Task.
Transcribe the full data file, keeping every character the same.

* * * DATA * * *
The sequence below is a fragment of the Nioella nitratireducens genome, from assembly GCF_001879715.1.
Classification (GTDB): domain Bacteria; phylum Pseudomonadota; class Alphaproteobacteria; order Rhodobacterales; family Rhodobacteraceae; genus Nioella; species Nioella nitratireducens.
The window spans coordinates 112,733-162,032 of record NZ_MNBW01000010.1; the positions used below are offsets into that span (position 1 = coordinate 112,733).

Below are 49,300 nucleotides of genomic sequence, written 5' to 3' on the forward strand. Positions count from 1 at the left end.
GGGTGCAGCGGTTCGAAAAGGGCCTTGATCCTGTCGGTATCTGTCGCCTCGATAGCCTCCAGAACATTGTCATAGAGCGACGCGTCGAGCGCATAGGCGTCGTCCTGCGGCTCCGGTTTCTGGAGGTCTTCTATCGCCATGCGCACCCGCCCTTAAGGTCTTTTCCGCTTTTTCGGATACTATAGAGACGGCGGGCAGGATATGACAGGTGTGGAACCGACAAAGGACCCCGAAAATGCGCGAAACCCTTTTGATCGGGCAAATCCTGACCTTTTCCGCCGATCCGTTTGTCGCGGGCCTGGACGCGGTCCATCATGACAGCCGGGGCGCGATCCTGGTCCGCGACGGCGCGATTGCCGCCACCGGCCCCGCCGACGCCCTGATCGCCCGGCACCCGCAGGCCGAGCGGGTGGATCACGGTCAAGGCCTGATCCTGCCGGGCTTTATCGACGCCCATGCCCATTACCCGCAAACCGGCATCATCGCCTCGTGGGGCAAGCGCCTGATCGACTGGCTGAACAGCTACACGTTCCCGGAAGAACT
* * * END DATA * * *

The sequence below is a fragment of the Nioella nitratireducens genome, from assembly GCF_001879715.1.
Classification (GTDB): domain Bacteria; phylum Pseudomonadota; class Alphaproteobacteria; order Rhodobacterales; family Rhodobacteraceae; genus Nioella; species Nioella nitratireducens.
The window spans coordinates 112,733-162,032 of record NZ_MNBW01000010.1; the positions used below are offsets into that span (position 1 = coordinate 112,733).

Below are 49,300 nucleotides of genomic sequence, written 5' to 3' on the forward strand. Positions count from 1 at the left end.
GGGTGCAGCGGTTCGAAAAGGGCCTTGATCCTGTCGGTATCTGTCGCCTCGATAGCCTCCAGAACATTGTCATAGAGCGACGCGTCGAGCGCATAGGCGTCGTCCTGCGGCTCCGGTTTCTGGAGGTCTTCTATCGCCATGCGCACCCGCCCTTAAGGTCTTTTCCGCTTTTTCGGATACTATAGAGACGGCGGGCAGGATATGACAGGTGTGGAACCGACAAAGGACCCCGAAAATGCGCGAAACCCTTTTGATCGGGCAAATCCTGACCTTTTCCGCCGATCCGTTTGTCGCGGGCCTGGACGCGGTCCATCATGACAGCCGGGGCGCGATCCTGGTCCGCGACGGCGCGATTGCCGCCACCGGCCCCGCCGACGCCCTGATCGCCCGGCACCCGCAGGCCGAGCGGGTGGATCACGGTCAAGGCCTGATCCTGCCGGGCTTTATCGACGCCCATGCCCATTACCCGCAAACCGGCATCATCGCCTCGTGGGGCAAGCGCCTGATCGACTGGCTGAACAGCTACACGTTCCCGGAAGAACT